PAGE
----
David Varley, king of the pig
In the hierarchy of yearned-for culinary prizes, the James Beard award is tops. The title "Top Chef" is pretty good, too. But right up there is a new title, the King of Porc.
Chefs love the pig. So the Grand Cochon award that pronounces the ultimate pork prowess is something to squeal about. The first to take the title is Washington's own David Varley, the 29-year-old chef de cuisine at Bourbon Steak.
As winner of the Washington nose-to-tail pig competition, Cochon 555, Varley was eligible to compete in the grand challenge. His competitors included an illustrious list of nationally known chefs: Devin Knell of the French Laundry in Yountville, Calif.; Corwin Kave of Fatty 'Cue in New York; and Sean Brock, who just won a James Beard award in May, of
McCrady's in Charleston, S.C.
But on Sunday at the Aspen Food & Wine festival, Varley served the winning menu: a traditional pork pate, a "jungle" red curry with pork shoulder, loin and belly and Porkeos -- chocolate cookies made with lard and filled with a whipped lard icing.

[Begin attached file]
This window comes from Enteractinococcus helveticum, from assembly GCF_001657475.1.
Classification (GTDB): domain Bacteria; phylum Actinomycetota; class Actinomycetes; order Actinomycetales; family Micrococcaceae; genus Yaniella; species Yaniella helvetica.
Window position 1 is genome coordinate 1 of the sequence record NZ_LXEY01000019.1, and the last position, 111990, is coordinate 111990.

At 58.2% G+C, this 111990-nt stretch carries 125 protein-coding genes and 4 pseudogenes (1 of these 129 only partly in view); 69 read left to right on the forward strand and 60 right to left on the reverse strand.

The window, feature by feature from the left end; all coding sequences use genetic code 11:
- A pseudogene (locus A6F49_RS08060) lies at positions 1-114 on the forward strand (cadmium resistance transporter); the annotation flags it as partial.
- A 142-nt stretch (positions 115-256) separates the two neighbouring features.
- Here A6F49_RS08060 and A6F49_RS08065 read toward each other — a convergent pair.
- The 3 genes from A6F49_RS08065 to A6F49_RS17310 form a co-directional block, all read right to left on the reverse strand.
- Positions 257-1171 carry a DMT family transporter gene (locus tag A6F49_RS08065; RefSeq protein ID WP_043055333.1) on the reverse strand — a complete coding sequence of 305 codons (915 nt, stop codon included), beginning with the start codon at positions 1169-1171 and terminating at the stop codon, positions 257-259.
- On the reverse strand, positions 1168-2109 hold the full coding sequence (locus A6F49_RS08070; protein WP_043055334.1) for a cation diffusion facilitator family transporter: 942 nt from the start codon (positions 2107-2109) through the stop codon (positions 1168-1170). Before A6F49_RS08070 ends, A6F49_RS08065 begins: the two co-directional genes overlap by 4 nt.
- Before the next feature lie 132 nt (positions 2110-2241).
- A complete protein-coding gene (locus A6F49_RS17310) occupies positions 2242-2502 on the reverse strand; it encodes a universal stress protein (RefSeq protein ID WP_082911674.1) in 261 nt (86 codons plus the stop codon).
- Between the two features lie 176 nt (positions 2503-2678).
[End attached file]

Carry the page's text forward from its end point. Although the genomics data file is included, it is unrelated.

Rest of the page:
"I wasn't surprised. We worked hard," Varley said in a phone interview from Denver on his way home. "On any given day, I'll throw our food up against anyone else's."
But Varley took every precaution to ensure victory. He prepped most dishes in Washington at the Four Season's restaurant kitchen. The cookie dough was mixed, rolled out and shipped frozen to Aspen with 60 pounds of dry ice. The staff prepared the pork terrine, made with prunes and Armagnac, cooked the meat, sous-vide, for the jungle curry and shipped that as well. All told, Varley said he overnighted more than 400 pounds of pork and other ingredients.
"There's not a lot of room to prep in Aspen. Every chef that matters in the United States was cooking there last weekend," he said. "A lot of guys had more work to do there. We were able to come in and calmly take the victory."
So will we be seeing more pork coming out of his Washington kitchen?
Varley used quite a bit of his winning pig to make charcuterie, and that may end up on the menu come fall. But the chef admits he can't go too crazy. The name of the restaurant, after all, is Bourbon Steak.
-- Jane Black
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